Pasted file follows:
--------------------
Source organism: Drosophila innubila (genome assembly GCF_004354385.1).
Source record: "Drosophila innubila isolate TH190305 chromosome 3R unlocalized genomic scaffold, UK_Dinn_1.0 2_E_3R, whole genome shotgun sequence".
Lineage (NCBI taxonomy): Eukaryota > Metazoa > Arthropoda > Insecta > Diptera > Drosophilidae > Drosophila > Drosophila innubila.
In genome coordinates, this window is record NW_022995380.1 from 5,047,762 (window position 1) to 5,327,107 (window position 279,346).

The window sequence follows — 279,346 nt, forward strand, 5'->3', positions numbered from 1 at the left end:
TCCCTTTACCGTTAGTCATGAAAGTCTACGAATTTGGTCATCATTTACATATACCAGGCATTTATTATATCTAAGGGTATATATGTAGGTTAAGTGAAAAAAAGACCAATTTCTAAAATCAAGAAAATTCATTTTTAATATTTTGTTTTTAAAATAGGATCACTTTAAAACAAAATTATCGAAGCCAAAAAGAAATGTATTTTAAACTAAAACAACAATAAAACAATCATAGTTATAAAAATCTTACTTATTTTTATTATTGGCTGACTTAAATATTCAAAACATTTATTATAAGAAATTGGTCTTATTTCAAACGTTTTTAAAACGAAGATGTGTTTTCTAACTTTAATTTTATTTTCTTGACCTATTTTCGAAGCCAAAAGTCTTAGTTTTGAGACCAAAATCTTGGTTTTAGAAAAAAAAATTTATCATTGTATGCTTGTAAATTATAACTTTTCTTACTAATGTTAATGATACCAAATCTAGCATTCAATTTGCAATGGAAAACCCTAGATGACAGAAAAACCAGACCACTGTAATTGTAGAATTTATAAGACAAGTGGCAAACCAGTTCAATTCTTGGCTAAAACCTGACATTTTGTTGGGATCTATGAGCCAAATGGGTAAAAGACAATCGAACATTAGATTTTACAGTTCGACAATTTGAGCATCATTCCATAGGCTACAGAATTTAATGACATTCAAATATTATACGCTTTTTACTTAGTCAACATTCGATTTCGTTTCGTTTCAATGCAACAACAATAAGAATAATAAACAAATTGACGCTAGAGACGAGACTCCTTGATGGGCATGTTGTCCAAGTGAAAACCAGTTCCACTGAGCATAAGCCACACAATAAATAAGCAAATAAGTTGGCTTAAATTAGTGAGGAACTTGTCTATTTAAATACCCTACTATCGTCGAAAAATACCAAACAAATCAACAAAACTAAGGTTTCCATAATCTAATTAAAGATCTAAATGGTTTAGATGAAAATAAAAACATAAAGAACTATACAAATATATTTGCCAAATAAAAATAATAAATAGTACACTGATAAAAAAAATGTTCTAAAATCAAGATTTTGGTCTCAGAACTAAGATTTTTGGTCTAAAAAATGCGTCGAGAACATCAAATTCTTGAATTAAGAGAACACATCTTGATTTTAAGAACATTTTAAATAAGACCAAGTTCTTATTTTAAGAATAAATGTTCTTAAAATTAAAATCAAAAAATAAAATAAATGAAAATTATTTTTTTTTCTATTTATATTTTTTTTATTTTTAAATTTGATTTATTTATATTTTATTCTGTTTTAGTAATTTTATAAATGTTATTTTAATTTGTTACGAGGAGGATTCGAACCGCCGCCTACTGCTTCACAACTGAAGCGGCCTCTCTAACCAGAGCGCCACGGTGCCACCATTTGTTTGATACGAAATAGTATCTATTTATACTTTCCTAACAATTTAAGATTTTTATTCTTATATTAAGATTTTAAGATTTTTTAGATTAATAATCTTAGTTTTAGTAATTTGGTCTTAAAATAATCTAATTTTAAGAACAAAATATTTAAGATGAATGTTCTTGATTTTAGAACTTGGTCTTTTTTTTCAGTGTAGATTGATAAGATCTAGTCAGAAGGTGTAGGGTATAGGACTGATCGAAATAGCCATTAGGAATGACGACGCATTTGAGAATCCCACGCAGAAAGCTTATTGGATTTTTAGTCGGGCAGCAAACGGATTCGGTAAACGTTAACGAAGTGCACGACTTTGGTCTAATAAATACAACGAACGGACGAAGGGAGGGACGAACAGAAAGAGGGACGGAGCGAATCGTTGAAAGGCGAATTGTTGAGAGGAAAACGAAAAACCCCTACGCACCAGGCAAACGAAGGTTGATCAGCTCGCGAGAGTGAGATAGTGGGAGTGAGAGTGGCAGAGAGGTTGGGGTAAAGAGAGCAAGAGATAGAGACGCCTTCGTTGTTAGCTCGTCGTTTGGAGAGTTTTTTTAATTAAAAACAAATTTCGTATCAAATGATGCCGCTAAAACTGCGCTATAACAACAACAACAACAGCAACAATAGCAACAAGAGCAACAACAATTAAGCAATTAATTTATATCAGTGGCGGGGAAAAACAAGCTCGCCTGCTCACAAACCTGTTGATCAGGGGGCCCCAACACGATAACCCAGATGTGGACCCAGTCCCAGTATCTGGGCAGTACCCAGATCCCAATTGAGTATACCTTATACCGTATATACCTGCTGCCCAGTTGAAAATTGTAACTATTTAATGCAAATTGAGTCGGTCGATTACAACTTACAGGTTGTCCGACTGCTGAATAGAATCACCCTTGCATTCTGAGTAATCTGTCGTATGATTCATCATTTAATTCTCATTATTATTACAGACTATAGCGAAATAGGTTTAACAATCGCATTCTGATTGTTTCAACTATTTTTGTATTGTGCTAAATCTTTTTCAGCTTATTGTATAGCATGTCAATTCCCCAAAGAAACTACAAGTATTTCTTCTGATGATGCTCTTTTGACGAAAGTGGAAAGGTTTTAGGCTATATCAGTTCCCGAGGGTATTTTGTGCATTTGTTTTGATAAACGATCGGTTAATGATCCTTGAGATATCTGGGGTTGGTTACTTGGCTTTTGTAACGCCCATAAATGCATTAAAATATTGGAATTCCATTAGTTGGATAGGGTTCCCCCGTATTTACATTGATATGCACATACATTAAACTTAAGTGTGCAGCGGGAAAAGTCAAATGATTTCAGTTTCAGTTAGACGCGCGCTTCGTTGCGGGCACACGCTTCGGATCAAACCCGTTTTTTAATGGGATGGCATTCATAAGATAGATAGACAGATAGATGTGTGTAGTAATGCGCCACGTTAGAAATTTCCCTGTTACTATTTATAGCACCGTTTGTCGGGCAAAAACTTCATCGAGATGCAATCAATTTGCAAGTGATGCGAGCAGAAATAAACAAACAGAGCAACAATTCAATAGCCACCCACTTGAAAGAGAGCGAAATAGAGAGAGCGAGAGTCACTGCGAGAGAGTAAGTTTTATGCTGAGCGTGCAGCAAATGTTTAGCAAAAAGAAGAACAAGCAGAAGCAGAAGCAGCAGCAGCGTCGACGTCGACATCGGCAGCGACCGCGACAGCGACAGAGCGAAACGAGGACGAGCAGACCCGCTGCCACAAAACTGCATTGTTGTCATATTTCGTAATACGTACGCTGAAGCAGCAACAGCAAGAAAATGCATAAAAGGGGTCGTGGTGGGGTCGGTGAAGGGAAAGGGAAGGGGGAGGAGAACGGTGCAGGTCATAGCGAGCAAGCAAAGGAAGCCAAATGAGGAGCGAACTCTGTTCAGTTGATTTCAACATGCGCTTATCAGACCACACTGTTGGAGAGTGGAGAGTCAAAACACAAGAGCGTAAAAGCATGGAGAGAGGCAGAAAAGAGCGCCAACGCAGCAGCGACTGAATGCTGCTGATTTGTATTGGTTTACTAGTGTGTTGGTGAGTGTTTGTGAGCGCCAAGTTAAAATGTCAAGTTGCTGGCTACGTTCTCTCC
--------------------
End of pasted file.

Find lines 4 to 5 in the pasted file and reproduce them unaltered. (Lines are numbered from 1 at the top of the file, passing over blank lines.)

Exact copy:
In genome coordinates, this window is record NW_022995380.1 from 5,047,762 (window position 1) to 5,327,107 (window position 279,346).

The window sequence follows — 279,346 nt, forward strand, 5'->3', positions numbered from 1 at the left end: